In view of the fact that you are honest enough to admit, that you have no real experience of building a computer and using the guide my good colleague phillpower2 has sent you, MAY I suggest that you DO NOT gain the experience on your NEW BUILD of the parts you buy for this computer.
It is not difficult, these days, as it was in past years, as most connections to the motherboard are block connectors, with a blanked off or offset pins and providing you take reasonable care it is not as easy as it once was to make a mistake.
NEVERTHELESS it can still be done, and just a couple of months ago on this site, a person posted a problem, where the computer would not even boot, after his new build.
He had it transpired connected a POWER IN to a power out connector on the motherboard for a fan.
He consigned TWO motherboards to the scrap bin., making the same mistake twice.
MY strong advice is to obtain, even if necessary by buying, a computer that is past any real useful like, but working.
Possibly a friend or acquaintance may have one.
TAKE the computer completely apart.
Reassemble it. If it still works all is good, if it does not, then clearly something is wrong.
This old practice computer may well not be a copy of your new build, but the experience you gain will be invaluable.
I would say, in addition to the above that these are your main points to guide you and the main risks you need to avoid.
1. Take your time, there is no point in rushing the job. There are no prizes for speed.
2. Choose a time when if possible you will not be interrruped, even by telephone calls.
3. Your working area, should NOT be on a carpet or another static inducing surface. AND you need good light.
4. Before handling any components, take anti-static precuations - explained in the link.
5. When you buy the case, it normally comes with a packet of screws and other small parts. Stand - off posts for the motherboard. SORT these out into their various sizes and keep each group separate in sutiable containers.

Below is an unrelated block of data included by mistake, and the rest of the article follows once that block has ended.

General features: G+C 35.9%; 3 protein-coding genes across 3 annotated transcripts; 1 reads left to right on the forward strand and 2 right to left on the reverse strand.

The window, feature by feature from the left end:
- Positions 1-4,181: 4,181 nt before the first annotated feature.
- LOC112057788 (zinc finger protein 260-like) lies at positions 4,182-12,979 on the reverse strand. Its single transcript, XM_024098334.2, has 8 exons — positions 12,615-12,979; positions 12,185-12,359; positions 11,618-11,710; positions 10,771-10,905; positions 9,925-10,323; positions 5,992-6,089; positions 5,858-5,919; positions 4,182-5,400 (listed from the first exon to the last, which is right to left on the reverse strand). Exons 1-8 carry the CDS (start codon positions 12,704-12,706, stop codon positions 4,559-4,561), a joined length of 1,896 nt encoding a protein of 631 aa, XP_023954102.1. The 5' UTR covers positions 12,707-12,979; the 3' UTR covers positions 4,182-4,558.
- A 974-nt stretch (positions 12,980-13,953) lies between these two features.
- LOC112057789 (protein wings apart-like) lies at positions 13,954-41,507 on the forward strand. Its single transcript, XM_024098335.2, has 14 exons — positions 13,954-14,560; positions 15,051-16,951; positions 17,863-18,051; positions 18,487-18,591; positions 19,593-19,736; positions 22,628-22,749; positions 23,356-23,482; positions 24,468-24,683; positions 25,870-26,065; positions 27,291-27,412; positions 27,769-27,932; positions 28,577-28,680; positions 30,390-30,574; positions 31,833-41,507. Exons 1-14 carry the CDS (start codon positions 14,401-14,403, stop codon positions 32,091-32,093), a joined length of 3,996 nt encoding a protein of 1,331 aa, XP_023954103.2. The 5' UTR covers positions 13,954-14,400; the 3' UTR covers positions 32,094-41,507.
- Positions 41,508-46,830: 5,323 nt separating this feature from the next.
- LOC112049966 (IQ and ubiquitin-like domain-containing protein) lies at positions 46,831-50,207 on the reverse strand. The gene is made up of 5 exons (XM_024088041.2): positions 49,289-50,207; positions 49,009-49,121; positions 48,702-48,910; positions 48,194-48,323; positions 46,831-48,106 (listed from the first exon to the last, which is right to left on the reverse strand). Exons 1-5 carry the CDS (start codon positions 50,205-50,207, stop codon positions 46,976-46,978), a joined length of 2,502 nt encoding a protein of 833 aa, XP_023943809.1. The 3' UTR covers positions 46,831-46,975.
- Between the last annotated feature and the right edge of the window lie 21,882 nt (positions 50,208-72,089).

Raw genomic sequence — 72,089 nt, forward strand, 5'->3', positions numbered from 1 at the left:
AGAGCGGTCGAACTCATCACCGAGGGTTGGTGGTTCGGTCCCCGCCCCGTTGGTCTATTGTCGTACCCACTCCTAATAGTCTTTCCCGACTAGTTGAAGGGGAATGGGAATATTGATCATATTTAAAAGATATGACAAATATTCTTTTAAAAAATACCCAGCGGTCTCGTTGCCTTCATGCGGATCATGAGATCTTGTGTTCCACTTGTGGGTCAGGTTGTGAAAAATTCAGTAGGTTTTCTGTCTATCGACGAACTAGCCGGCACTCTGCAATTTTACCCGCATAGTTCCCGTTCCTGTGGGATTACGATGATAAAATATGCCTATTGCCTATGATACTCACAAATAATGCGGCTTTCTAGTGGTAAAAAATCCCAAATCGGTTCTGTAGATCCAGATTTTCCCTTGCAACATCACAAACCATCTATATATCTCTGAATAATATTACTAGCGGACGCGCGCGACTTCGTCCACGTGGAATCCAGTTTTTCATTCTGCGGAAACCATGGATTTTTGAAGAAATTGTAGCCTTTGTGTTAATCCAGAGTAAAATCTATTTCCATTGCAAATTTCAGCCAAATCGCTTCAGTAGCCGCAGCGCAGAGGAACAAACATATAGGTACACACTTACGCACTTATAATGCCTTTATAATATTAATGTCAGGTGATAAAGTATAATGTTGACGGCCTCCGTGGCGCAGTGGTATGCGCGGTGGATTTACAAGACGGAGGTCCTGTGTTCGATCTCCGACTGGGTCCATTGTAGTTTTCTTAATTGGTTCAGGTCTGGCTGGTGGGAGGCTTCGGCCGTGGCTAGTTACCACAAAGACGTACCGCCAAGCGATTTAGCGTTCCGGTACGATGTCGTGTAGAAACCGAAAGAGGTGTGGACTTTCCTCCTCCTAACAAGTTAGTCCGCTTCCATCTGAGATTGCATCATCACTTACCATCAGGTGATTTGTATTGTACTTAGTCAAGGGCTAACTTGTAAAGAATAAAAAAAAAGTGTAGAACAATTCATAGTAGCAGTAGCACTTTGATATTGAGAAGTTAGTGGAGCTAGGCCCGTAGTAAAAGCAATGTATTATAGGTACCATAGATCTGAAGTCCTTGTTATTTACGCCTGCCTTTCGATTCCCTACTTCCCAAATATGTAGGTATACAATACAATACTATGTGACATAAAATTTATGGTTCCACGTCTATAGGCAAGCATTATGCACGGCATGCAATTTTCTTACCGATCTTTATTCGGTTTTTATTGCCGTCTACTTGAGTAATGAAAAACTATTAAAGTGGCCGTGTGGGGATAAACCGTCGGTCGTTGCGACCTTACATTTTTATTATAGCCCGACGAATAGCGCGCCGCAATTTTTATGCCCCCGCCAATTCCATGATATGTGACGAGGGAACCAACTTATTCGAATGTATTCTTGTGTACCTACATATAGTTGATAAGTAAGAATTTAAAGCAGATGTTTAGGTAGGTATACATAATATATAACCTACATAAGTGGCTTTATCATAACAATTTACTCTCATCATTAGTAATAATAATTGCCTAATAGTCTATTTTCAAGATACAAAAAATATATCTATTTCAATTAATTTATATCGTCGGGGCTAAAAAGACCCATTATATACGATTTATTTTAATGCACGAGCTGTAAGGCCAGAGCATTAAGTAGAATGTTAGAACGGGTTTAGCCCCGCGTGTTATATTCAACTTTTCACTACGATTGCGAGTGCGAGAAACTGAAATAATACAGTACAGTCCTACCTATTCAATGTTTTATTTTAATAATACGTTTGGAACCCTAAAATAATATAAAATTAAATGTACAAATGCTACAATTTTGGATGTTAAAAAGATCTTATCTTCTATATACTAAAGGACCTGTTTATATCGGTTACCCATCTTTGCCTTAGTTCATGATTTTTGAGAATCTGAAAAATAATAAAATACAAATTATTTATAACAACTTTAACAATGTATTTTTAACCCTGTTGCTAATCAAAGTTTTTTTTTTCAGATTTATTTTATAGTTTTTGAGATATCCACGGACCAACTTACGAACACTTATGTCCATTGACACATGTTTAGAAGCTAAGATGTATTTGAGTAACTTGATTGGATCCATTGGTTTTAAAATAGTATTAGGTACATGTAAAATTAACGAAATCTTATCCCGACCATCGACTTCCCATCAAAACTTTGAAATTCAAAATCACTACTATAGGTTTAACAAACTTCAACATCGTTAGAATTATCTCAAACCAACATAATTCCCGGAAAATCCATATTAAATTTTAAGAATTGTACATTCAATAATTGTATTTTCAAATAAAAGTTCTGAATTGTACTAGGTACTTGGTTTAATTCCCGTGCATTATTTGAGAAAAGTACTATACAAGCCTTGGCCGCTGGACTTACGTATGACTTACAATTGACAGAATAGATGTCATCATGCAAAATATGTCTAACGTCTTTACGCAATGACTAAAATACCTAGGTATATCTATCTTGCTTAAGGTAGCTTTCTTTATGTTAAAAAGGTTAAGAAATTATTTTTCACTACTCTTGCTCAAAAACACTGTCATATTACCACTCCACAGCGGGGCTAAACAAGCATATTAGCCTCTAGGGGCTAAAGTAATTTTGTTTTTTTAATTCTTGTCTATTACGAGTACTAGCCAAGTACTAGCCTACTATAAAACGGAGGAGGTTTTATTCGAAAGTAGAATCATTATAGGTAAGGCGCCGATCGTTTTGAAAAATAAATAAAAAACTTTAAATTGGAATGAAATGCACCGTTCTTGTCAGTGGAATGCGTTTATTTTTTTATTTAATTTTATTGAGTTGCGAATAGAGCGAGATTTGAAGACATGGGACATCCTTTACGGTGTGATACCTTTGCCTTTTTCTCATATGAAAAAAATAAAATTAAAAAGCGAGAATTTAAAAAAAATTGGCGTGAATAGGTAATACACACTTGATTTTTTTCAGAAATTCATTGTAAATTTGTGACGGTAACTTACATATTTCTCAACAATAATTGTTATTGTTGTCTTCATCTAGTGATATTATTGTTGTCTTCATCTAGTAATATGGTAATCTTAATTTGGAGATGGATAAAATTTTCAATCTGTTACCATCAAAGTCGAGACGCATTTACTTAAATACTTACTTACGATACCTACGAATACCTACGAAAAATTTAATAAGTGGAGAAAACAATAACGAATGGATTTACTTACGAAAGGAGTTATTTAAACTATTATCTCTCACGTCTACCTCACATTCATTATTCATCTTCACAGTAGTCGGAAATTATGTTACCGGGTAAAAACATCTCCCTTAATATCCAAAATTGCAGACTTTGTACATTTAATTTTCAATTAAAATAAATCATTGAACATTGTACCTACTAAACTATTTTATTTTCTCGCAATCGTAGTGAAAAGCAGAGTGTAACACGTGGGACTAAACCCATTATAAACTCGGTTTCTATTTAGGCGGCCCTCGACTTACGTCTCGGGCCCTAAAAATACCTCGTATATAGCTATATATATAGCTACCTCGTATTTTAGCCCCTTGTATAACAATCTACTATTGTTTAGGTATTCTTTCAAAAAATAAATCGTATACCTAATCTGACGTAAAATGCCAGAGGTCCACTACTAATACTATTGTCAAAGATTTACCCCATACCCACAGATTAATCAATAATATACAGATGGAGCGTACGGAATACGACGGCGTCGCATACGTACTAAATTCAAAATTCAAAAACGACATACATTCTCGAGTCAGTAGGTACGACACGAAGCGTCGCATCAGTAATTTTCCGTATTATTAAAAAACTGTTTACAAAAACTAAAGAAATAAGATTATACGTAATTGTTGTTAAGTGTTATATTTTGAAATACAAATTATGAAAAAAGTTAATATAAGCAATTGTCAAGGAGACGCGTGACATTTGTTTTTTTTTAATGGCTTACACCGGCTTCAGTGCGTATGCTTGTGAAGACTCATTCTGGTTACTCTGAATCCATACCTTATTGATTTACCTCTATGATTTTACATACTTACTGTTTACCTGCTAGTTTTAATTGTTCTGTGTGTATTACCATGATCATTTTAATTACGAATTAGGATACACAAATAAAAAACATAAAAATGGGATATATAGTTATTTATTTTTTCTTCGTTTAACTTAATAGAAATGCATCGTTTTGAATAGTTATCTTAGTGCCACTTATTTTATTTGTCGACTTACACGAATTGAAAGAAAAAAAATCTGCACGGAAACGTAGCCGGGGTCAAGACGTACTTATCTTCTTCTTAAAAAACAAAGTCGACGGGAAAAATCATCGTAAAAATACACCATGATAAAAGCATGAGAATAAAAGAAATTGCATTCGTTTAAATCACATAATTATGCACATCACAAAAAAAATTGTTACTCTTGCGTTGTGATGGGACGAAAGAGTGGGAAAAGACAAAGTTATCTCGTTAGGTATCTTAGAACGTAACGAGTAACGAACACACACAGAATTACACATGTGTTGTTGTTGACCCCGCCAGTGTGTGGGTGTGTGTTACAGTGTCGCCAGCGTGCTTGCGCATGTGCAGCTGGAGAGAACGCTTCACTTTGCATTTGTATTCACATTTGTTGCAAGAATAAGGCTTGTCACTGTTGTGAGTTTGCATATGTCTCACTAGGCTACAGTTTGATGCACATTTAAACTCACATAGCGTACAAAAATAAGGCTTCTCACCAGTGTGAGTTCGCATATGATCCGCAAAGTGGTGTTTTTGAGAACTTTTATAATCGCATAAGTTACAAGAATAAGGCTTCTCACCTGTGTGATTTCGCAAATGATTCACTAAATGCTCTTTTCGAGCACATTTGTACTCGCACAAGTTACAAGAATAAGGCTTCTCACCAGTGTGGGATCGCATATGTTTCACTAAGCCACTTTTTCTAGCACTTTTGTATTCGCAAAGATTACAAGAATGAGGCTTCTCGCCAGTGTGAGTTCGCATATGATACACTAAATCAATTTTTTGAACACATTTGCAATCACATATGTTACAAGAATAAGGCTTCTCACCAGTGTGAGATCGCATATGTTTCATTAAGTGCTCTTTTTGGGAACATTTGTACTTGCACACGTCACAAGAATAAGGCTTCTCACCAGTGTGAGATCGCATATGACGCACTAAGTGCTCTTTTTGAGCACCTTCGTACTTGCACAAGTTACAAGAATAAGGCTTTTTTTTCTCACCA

6. EXAMINE carefully the location of the securing points for the motherboard and match those to the positions on the case - motherboard mounting area, so that you are SURE that stand-off posts are ONLY inserted into the case in those positions.
ONE stand off post in the wrong place can IMMEDIATELY consign a motherboard to the scrap bin, as soon as power is supplied.
7. Assemble the CPU and the cooler and fan on the board BEFORE putting the board in the case. NOTE this is the best way normally, as the force needed, although not great to install the cooler is usually best applied before the motherboard is in the case. ENSURE you are working on a level, surface and are not straining the board.
8. Generally it is best to install the PSU, especially if it is an upper mounted PSU, before the board, as if of course it slips from your hand onto the board, it MAYBE an expensive slip.
9.When connecting the main 24 pin power supply connection to the board and it is normally near the edge of the board, SUPPORT the board, on the edge. DO NOT forget the CPU power and the fans connections.
10. The motherboard will come with its own I/O plate, (Input - Output) for mouse, keyboard - maybe USB connections, sound connections, LAN (Network) and USB ports. This must be placed in the case and if one is already fitted, that one (the pre fitted one must be removed.)
11. If you are installing a graphics card, ensure that you know where this is going to be located on the rear of the case from its position on the board and remove the blanking plate in that location, BEFORE you install the board. This is VITAL on the cheaper cases where that blanking plate has to be broken away from its securing points. It is still best to do so, however on most cases where the blanking plate is frequently ona block of them, released by one securing clip or screw.
12. Depending on the type of case it is also usually easier to install the Optical drives DVD/CD and leave them temporarily secured by one screw, fastened only touch tight, before you install the PSU or motherboard. The fitting of these drives requires you usually to remove the blanking plate on the front of the case, and to do that the front panel has to be removed.
TAKE it slowly and carefully you will not be the first person to break one of the clips on the front panel.
13. The HDD inserts into its slot from the inside of the case. Take care with this and the optical drives that you do not mix up screws, as too long a screw in a HDD, will in some drives, damage the drive beyond redemption.
Some cases are cllips for the drive, which simply twist and lock and you do not have to use screws.
There are many other points and all you have to do is ask and someone will be here to help.
MY FINAL comment is that this is not a job where you can read the manual AFTER you have installed the motherboard.
I would urge you to read it at least twice before you start and check the connections from the PSU to the motherboard, to the HDD and the case connections to the motherboard for the USB, the front panel audio and the front panel header where the power, rest and leds connect VERY carefully before you start
FINALLY good luck